At such potentially incredible speeds, your eyes would take a beating from falling snow, ice, and wind, not to mention the incredible glare that the sun casts off of the snowy hills. Ski goggles work specifically to protect you from all of these elements so that you can ski safely without worry or distraction.
You may have noticed that the majority of ski goggles on our list have a very intense coloring to them, a coloring so opaque that it often hides your eyes from anyone looking at you. This opacity serves to reduce the intensity of the light reaching your eyes (expressed in a percentage of visible light transmission, or VLT), but the coloring itself has a certain power, as well.
When you strap on a pair of good ski goggles, the coloring of their lenses–often an intense orange-yellow or purplish blue–actually catches and prevents certain wavelengths of light from passing into your eye. On the mountain, the snow's glare casts out ultraviolet light like a broad laser across your eyes, and manufacturers utilize a certain color combination to dampen those wavelengths, taking a tremendous burden off of your vision.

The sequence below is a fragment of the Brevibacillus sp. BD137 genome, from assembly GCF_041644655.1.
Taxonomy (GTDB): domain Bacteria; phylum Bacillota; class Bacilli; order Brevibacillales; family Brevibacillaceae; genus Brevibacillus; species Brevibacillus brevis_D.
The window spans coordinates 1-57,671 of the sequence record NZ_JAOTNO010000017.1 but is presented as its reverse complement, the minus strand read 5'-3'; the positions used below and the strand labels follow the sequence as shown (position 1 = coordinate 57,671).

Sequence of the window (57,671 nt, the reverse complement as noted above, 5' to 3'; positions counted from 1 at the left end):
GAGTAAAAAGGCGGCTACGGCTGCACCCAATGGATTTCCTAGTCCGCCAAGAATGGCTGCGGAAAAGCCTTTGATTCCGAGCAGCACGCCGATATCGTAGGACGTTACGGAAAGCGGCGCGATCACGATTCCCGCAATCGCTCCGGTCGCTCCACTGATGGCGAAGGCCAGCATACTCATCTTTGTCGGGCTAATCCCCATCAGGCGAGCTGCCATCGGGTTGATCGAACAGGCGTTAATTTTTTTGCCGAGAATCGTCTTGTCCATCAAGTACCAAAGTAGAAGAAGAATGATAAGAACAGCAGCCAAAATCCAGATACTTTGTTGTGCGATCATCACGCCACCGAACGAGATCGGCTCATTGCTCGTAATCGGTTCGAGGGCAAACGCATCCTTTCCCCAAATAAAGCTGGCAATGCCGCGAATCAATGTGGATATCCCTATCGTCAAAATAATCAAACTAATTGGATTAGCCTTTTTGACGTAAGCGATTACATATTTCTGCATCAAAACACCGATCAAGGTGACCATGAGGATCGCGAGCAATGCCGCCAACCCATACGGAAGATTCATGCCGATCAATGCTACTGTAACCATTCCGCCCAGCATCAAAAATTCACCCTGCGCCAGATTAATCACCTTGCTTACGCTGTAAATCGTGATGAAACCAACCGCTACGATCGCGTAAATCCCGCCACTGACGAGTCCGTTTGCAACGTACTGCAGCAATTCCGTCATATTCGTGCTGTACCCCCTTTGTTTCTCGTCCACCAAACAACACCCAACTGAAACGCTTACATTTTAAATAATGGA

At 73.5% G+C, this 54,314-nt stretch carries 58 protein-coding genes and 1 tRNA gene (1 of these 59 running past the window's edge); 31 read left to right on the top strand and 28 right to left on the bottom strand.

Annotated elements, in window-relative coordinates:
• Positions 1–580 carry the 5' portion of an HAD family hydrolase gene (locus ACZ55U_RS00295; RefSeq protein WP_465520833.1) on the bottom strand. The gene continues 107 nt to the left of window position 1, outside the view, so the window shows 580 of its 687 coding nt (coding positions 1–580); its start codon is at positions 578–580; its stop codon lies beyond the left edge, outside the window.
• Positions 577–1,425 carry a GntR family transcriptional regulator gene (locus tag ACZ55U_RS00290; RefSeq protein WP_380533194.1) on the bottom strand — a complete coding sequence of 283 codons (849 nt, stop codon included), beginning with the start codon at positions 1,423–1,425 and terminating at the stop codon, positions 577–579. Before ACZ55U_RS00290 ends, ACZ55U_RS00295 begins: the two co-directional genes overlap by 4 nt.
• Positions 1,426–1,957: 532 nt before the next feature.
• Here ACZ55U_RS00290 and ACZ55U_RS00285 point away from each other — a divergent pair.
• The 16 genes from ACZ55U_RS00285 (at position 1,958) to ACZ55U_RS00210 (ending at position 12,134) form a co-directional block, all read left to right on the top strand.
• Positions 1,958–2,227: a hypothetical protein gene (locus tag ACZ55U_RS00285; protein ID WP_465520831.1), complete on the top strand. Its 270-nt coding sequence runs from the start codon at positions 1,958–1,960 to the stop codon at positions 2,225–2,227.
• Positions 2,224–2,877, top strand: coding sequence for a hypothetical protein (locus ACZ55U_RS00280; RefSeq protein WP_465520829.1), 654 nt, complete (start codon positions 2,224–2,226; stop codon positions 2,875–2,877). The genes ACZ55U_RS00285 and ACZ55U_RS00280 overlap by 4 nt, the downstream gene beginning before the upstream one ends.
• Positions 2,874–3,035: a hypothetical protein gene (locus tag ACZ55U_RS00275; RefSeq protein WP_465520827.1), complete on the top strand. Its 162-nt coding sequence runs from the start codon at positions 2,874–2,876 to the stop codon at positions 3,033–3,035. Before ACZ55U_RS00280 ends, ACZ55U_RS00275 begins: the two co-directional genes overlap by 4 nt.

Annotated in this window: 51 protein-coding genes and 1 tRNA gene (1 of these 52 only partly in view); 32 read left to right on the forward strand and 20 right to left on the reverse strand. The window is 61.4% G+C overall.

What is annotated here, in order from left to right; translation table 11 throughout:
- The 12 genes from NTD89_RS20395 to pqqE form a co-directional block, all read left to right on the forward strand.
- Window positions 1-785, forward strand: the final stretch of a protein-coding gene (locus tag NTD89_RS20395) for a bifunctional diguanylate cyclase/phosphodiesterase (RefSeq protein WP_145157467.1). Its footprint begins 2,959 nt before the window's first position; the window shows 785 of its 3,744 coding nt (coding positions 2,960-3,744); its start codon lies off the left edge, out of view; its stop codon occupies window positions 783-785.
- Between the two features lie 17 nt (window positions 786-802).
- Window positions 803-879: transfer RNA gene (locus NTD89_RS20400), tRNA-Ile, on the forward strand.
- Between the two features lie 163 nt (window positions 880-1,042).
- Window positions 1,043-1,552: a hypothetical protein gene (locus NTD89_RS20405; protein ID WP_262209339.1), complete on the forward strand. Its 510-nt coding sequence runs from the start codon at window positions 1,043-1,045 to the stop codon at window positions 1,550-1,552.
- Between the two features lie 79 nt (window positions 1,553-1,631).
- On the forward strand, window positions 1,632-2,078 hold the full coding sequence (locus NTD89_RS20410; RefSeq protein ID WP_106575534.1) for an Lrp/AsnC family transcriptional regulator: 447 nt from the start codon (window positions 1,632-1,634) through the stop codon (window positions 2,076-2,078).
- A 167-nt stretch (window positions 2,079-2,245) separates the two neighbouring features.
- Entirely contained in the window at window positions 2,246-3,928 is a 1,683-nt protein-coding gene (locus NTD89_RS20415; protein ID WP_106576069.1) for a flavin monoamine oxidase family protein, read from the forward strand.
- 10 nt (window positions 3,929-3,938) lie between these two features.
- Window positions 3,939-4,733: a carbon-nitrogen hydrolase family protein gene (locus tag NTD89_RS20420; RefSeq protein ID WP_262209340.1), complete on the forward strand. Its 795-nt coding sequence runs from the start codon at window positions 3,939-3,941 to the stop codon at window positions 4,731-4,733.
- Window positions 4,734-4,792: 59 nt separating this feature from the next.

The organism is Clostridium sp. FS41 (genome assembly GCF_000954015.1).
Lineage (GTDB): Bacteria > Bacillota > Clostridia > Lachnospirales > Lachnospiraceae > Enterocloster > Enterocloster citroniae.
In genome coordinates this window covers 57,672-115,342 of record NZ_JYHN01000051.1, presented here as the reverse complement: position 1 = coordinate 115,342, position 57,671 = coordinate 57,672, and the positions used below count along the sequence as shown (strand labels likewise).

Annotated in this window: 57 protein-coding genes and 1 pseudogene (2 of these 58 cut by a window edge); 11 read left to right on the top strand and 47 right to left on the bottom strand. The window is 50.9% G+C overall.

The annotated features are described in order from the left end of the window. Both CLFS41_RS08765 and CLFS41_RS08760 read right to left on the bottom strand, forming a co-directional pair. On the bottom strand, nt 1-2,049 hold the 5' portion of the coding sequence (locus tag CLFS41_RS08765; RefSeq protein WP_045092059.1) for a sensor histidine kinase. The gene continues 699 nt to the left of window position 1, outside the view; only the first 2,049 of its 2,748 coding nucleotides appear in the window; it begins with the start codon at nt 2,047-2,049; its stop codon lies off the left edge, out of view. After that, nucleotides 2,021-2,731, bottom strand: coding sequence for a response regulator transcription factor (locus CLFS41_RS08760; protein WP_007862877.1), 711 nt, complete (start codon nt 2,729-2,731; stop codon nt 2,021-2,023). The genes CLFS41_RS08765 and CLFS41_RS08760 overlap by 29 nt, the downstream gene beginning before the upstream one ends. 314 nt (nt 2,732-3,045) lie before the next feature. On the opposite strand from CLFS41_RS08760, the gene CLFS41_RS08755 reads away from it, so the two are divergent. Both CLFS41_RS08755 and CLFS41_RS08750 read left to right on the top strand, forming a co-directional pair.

Goggles built for lower light settings like cloudier, foggier, or snowier days will employ glass with a higher VLT percentage and a coloring less concerned with cutting out ultraviolet rays and more concerned with increasing contrast. Lenses that increase contrast make bumps in the trail and other obstacles stand out more than they would to the naked eye. That way, if something unexpected, like a rock buried just under the powder were to enter your path, you could identify it by its shape and avoid it.
The Glass Makes The Difference
Weather conditions on a mountain tend to be pretty unpredictable for the majority of us. Our cell phones have certainly made it easier to see what's coming over the peak hour-by-hour, and with a thin pair of texting gloves under your skiing gloves, you can check the incoming patters right there on the slopes without risking frostbite.
The only problem with these models is that they tend to be more expensive, so if budget is a big concern, you might not be able to grab them.